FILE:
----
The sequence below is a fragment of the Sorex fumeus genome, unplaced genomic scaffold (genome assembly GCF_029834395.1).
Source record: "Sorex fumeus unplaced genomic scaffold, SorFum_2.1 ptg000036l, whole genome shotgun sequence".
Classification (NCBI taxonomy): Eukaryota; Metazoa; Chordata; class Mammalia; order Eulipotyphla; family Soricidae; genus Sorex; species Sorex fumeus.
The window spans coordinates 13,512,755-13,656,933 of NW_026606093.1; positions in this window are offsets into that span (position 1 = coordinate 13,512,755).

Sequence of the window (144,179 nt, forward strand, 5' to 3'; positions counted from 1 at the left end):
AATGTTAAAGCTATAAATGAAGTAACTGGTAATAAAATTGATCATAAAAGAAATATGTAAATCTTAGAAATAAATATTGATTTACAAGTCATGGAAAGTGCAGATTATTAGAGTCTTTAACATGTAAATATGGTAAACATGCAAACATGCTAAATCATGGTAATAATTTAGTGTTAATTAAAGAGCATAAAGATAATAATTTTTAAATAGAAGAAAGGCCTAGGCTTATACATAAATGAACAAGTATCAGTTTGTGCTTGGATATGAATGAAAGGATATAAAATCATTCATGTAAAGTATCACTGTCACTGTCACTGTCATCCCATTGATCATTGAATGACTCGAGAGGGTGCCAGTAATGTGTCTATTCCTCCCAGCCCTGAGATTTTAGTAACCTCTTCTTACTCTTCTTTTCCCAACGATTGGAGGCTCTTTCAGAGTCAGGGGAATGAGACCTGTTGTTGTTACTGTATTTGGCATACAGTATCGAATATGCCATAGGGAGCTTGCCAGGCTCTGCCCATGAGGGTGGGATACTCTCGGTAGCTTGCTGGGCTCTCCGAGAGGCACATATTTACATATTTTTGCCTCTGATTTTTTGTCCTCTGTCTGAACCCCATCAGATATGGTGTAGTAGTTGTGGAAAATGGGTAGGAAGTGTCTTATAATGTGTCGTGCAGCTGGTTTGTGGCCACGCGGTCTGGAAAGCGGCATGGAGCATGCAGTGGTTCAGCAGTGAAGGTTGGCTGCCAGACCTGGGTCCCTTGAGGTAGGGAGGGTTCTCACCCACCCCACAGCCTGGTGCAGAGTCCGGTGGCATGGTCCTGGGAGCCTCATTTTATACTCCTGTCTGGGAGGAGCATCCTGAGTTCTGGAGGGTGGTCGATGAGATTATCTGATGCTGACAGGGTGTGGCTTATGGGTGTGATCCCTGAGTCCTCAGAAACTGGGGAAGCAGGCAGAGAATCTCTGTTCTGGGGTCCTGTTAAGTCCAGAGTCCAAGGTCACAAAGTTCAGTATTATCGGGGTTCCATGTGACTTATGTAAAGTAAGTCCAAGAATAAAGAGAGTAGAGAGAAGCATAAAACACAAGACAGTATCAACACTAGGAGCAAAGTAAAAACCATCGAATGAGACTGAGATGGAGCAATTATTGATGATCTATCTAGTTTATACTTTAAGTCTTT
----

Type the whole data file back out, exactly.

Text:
The sequence below is a fragment of the Sorex fumeus genome, unplaced genomic scaffold (genome assembly GCF_029834395.1).
Source record: "Sorex fumeus unplaced genomic scaffold, SorFum_2.1 ptg000036l, whole genome shotgun sequence".
Classification (NCBI taxonomy): Eukaryota; Metazoa; Chordata; class Mammalia; order Eulipotyphla; family Soricidae; genus Sorex; species Sorex fumeus.
The window spans coordinates 13,512,755-13,656,933 of NW_026606093.1; positions in this window are offsets into that span (position 1 = coordinate 13,512,755).

Sequence of the window (144,179 nt, forward strand, 5' to 3'; positions counted from 1 at the left end):
AATGTTAAAGCTATAAATGAAGTAACTGGTAATAAAATTGATCATAAAAGAAATATGTAAATCTTAGAAATAAATATTGATTTACAAGTCATGGAAAGTGCAGATTATTAGAGTCTTTAACATGTAAATATGGTAAACATGCAAACATGCTAAATCATGGTAATAATTTAGTGTTAATTAAAGAGCATAAAGATAATAATTTTTAAATAGAAGAAAGGCCTAGGCTTATACATAAATGAACAAGTATCAGTTTGTGCTTGGATATGAATGAAAGGATATAAAATCATTCATGTAAAGTATCACTGTCACTGTCACTGTCATCCCATTGATCATTGAATGACTCGAGAGGGTGCCAGTAATGTGTCTATTCCTCCCAGCCCTGAGATTTTAGTAACCTCTTCTTACTCTTCTTTTCCCAACGATTGGAGGCTCTTTCAGAGTCAGGGGAATGAGACCTGTTGTTGTTACTGTATTTGGCATACAGTATCGAATATGCCATAGGGAGCTTGCCAGGCTCTGCCCATGAGGGTGGGATACTCTCGGTAGCTTGCTGGGCTCTCCGAGAGGCACATATTTACATATTTTTGCCTCTGATTTTTTGTCCTCTGTCTGAACCCCATCAGATATGGTGTAGTAGTTGTGGAAAATGGGTAGGAAGTGTCTTATAATGTGTCGTGCAGCTGGTTTGTGGCCACGCGGTCTGGAAAGCGGCATGGAGCATGCAGTGGTTCAGCAGTGAAGGTTGGCTGCCAGACCTGGGTCCCTTGAGGTAGGGAGGGTTCTCACCCACCCCACAGCCTGGTGCAGAGTCCGGTGGCATGGTCCTGGGAGCCTCATTTTATACTCCTGTCTGGGAGGAGCATCCTGAGTTCTGGAGGGTGGTCGATGAGATTATCTGATGCTGACAGGGTGTGGCTTATGGGTGTGATCCCTGAGTCCTCAGAAACTGGGGAAGCAGGCAGAGAATCTCTGTTCTGGGGTCCTGTTAAGTCCAGAGTCCAAGGTCACAAAGTTCAGTATTATCGGGGTTCCATGTGACTTATGTAAAGTAAGTCCAAGAATAAAGAGAGTAGAGAGAAGCATAAAACACAAGACAGTATCAACACTAGGAGCAAAGTAAAAACCATCGAATGAGACTGAGATGGAGCAATTATTGATGATCTATCTAGTTTATACTTTAAGTCTTT